In mid-March of 2020, while the rest of Saratoga was shutting down, Saratoga Hospital was preparing for war. While most Saratogians were huddled in their homes, fearing the spread of the invisible, highly contagious and potentially deadly COVID-19 virus, an army of doctors, nurses and staffers, led by Saratoga Hospital CEO and President Angelo Calbone, were gearing up for the fight of their lives. “It essentially turned quickly,” says Calbone. “We [had to] retool ourselves, focusing on what needed to be done and marshaling resources from one area to another. It was impressive how quickly and efficiently that happened inside our institution.”
In the months that followed, Saratoga Hospital staffers took things in stride, keeping a positive attitude, says Calbone, and doing their best work despite the heavy emotional strain. “From a leadership perspective, we were just all in,” Calbone says. “Most of our energy was focused on planning, improvising and making sure we had resources where we needed them.” The truly heroic work, though, was done by “the folks on the ground,” as he puts it—“the people taking care of patients at a personal level, and those that support our caregivers. They did spectacular work.”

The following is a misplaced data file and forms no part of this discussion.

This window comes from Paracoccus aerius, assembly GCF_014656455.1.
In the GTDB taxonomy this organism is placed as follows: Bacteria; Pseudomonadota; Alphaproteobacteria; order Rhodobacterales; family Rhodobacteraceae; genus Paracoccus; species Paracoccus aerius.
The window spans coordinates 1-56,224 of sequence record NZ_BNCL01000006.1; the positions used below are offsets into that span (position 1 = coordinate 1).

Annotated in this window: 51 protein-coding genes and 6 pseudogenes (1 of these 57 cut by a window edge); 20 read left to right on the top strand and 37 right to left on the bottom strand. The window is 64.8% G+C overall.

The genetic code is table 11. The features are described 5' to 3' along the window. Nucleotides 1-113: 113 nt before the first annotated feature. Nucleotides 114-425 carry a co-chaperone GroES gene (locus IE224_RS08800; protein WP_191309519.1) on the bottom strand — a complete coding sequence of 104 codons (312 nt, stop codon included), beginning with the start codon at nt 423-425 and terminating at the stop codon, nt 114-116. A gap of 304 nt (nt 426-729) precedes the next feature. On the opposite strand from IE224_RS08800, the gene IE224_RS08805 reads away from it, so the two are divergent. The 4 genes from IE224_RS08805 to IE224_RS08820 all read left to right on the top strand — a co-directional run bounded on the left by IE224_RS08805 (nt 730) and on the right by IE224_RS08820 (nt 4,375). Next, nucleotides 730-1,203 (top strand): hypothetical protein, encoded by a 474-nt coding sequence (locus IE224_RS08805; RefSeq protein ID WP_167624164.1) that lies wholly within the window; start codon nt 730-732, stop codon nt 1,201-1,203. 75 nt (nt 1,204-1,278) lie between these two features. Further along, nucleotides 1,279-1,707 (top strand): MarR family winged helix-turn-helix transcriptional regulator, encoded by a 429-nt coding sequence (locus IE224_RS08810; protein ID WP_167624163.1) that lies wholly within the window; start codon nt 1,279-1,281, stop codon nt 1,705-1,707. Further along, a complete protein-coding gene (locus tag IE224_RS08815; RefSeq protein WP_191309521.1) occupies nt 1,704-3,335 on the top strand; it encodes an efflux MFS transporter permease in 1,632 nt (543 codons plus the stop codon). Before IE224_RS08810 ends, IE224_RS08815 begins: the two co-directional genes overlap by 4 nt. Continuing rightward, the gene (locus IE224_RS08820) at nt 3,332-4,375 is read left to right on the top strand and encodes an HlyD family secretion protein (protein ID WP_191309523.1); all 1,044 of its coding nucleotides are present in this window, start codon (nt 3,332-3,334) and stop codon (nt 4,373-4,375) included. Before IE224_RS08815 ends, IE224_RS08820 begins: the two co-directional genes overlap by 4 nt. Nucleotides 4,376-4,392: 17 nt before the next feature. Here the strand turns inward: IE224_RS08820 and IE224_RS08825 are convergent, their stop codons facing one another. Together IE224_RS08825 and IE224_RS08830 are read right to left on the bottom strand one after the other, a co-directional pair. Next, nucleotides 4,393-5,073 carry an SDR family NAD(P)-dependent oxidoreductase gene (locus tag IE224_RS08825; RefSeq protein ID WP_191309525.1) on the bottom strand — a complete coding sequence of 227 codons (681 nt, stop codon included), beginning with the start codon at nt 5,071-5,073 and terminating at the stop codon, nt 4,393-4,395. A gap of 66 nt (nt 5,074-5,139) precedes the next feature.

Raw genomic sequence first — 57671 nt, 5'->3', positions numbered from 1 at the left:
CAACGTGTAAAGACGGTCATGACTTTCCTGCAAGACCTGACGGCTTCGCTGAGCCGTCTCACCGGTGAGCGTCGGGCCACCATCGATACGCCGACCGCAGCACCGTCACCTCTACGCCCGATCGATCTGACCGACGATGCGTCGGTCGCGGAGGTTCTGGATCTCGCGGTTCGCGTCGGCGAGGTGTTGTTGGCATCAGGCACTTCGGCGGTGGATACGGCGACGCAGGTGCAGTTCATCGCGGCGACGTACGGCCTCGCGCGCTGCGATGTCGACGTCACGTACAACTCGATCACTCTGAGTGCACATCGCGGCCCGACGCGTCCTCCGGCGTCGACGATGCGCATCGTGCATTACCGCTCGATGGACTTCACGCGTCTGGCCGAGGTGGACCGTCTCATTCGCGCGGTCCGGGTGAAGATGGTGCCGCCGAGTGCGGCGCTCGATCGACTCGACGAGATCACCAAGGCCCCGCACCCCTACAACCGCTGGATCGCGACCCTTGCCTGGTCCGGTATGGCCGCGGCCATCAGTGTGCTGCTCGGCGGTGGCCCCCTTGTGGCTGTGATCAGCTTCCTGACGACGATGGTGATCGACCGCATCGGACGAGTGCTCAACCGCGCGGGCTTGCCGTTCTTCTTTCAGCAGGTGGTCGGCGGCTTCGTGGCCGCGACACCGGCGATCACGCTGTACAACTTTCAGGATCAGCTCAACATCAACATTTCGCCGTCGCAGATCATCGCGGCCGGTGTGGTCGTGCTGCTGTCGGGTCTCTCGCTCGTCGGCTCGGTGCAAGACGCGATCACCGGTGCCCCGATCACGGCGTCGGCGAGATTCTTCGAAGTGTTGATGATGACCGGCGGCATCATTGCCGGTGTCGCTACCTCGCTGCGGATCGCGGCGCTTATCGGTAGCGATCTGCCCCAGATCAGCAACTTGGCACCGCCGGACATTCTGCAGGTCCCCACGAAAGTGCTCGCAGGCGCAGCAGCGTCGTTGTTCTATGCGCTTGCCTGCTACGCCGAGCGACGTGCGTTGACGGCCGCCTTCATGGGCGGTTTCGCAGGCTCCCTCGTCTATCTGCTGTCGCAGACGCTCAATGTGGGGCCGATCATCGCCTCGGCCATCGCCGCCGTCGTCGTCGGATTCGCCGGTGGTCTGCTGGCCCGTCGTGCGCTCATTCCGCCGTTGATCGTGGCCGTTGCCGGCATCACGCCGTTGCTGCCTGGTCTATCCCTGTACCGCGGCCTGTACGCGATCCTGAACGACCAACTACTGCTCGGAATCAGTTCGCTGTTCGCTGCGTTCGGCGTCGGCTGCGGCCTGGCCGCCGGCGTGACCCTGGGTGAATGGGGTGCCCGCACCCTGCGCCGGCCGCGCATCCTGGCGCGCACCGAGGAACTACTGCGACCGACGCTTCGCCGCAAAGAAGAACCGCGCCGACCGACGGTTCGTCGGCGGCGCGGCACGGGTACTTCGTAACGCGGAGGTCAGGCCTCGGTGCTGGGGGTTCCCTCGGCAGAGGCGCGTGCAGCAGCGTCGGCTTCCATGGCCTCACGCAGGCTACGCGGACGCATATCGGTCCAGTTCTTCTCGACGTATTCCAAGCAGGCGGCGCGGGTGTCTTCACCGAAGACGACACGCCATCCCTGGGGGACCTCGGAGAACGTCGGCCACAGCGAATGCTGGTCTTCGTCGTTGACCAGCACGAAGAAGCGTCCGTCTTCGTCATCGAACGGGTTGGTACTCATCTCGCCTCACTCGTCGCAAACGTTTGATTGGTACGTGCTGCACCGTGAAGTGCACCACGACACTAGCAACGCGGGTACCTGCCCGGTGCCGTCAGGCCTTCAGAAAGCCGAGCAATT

Fast forward to this past spring, when the vaccine became widely available to the general public. There was a sense among hospital staffers that “we were going to get through this,” says Calbone. So it was a bitter pill to swallow when COVID case numbers began rising again, due to the spread of the highly contagious Delta variant coupled with people’s unwillingness to get vaccinated.
That latter issue—the unvaccinated—has become a political lightning rod, despite overwhelming scientific evidence that getting vaccinated not only protects people from getting COVID, but also significantly slows the virus’ spread and makes the potential side-effects from a breakthrough case less serious. To that end, this past August, Calbone announced that Saratoga Hospital would be requiring all staffers to either get vaccinated by early September or be forced to submit to weekly COVID tests. For those seeking to color the decision as a political one, he assures it was anything but. “We’ve had a whole series of vaccines that we’ve mandated as a condition of employment here for years,” says Calbone. “That has been a normal part of our operation.”
Looking forward, Calbone sees only one endgame, only one wish for 2022. “Wide adoption of the vaccine is our way out of this,” he says. “There’s no other better and more straightforward answer.”